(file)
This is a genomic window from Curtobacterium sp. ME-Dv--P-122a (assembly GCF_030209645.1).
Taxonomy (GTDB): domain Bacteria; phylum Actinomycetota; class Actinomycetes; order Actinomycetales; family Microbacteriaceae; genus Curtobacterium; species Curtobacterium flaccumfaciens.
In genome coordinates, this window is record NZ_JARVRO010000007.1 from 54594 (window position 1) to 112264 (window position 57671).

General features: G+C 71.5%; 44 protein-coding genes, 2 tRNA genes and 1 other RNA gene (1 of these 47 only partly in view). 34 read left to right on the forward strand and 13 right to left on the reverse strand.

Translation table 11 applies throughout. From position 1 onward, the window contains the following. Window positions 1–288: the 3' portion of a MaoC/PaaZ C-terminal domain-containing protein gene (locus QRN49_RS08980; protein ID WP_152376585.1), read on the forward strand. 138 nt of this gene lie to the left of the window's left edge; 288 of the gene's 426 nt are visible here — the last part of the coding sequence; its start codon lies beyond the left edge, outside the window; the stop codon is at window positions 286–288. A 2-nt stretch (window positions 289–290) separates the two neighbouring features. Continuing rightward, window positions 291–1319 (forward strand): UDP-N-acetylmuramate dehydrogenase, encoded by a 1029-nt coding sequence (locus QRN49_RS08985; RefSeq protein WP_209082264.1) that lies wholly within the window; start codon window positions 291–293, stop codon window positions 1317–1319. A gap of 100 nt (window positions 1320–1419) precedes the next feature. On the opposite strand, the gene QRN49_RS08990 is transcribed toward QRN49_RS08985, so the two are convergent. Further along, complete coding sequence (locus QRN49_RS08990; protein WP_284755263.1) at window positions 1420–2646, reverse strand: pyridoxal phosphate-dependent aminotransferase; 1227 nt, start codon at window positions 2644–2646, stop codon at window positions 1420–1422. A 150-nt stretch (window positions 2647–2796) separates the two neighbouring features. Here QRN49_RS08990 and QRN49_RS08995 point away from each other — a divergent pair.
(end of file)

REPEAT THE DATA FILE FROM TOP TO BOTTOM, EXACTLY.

This is a genomic window from Curtobacterium sp. ME-Dv--P-122a (assembly GCF_030209645.1).
Taxonomy (GTDB): domain Bacteria; phylum Actinomycetota; class Actinomycetes; order Actinomycetales; family Microbacteriaceae; genus Curtobacterium; species Curtobacterium flaccumfaciens.
In genome coordinates, this window is record NZ_JARVRO010000007.1 from 54594 (window position 1) to 112264 (window position 57671).

General features: G+C 71.5%; 44 protein-coding genes, 2 tRNA genes and 1 other RNA gene (1 of these 47 only partly in view). 34 read left to right on the forward strand and 13 right to left on the reverse strand.

Translation table 11 applies throughout. From position 1 onward, the window contains the following. Window positions 1–288: the 3' portion of a MaoC/PaaZ C-terminal domain-containing protein gene (locus QRN49_RS08980; protein ID WP_152376585.1), read on the forward strand. 138 nt of this gene lie to the left of the window's left edge; 288 of the gene's 426 nt are visible here — the last part of the coding sequence; its start codon lies beyond the left edge, outside the window; the stop codon is at window positions 286–288. A 2-nt stretch (window positions 289–290) separates the two neighbouring features. Continuing rightward, window positions 291–1319 (forward strand): UDP-N-acetylmuramate dehydrogenase, encoded by a 1029-nt coding sequence (locus QRN49_RS08985; RefSeq protein WP_209082264.1) that lies wholly within the window; start codon window positions 291–293, stop codon window positions 1317–1319. A gap of 100 nt (window positions 1320–1419) precedes the next feature. On the opposite strand, the gene QRN49_RS08990 is transcribed toward QRN49_RS08985, so the two are convergent. Further along, complete coding sequence (locus QRN49_RS08990; protein WP_284755263.1) at window positions 1420–2646, reverse strand: pyridoxal phosphate-dependent aminotransferase; 1227 nt, start codon at window positions 2644–2646, stop codon at window positions 1420–1422. A 150-nt stretch (window positions 2647–2796) separates the two neighbouring features. Here QRN49_RS08990 and QRN49_RS08995 point away from each other — a divergent pair.